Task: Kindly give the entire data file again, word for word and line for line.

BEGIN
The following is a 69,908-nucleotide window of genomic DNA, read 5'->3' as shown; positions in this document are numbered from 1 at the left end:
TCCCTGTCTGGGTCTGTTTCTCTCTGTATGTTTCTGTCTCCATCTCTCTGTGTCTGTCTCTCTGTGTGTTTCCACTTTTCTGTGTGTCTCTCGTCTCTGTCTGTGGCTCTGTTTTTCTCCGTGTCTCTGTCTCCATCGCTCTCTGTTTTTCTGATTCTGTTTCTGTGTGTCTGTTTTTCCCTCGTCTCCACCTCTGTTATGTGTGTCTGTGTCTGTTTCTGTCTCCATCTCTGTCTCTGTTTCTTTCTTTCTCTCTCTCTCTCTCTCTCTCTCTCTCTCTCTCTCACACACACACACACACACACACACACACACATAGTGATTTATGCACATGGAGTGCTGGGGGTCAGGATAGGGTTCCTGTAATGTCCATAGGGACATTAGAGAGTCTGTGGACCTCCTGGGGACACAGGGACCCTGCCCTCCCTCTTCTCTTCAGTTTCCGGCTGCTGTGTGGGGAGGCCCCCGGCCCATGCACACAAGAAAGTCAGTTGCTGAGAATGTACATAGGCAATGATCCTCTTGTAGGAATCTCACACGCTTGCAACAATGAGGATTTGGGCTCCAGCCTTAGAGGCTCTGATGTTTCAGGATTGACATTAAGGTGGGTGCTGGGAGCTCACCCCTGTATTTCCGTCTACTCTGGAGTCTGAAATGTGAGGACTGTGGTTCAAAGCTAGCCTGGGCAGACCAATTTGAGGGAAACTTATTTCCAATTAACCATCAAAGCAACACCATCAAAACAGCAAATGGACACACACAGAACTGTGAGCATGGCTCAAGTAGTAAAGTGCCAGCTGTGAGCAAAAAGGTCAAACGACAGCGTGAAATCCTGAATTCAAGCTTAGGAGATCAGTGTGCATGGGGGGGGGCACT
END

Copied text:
The following is a 69,908-nucleotide window of genomic DNA, read 5'->3' as shown; positions in this document are numbered from 1 at the left end:
TCCCTGTCTGGGTCTGTTTCTCTCTGTATGTTTCTGTCTCCATCTCTCTGTGTCTGTCTCTCTGTGTGTTTCCACTTTTCTGTGTGTCTCTCGTCTCTGTCTGTGGCTCTGTTTTTCTCCGTGTCTCTGTCTCCATCGCTCTCTGTTTTTCTGATTCTGTTTCTGTGTGTCTGTTTTTCCCTCGTCTCCACCTCTGTTATGTGTGTCTGTGTCTGTTTCTGTCTCCATCTCTGTCTCTGTTTCTTTCTTTCTCTCTCTCTCTCTCTCTCTCTCTCTCTCTCTCTCACACACACACACACACACACACACACACACATAGTGATTTATGCACATGGAGTGCTGGGGGTCAGGATAGGGTTCCTGTAATGTCCATAGGGACATTAGAGAGTCTGTGGACCTCCTGGGGACACAGGGACCCTGCCCTCCCTCTTCTCTTCAGTTTCCGGCTGCTGTGTGGGGAGGCCCCCGGCCCATGCACACAAGAAAGTCAGTTGCTGAGAATGTACATAGGCAATGATCCTCTTGTAGGAATCTCACACGCTTGCAACAATGAGGATTTGGGCTCCAGCCTTAGAGGCTCTGATGTTTCAGGATTGACATTAAGGTGGGTGCTGGGAGCTCACCCCTGTATTTCCGTCTACTCTGGAGTCTGAAATGTGAGGACTGTGGTTCAAAGCTAGCCTGGGCAGACCAATTTGAGGGAAACTTATTTCCAATTAACCATCAAAGCAACACCATCAAAACAGCAAATGGACACACACAGAACTGTGAGCATGGCTCAAGTAGTAAAGTGCCAGCTGTGAGCAAAAAGGTCAAACGACAGCGTGAAATCCTGAATTCAAGCTTAGGAGATCAGTGTGCATGGGGGGGGGCACT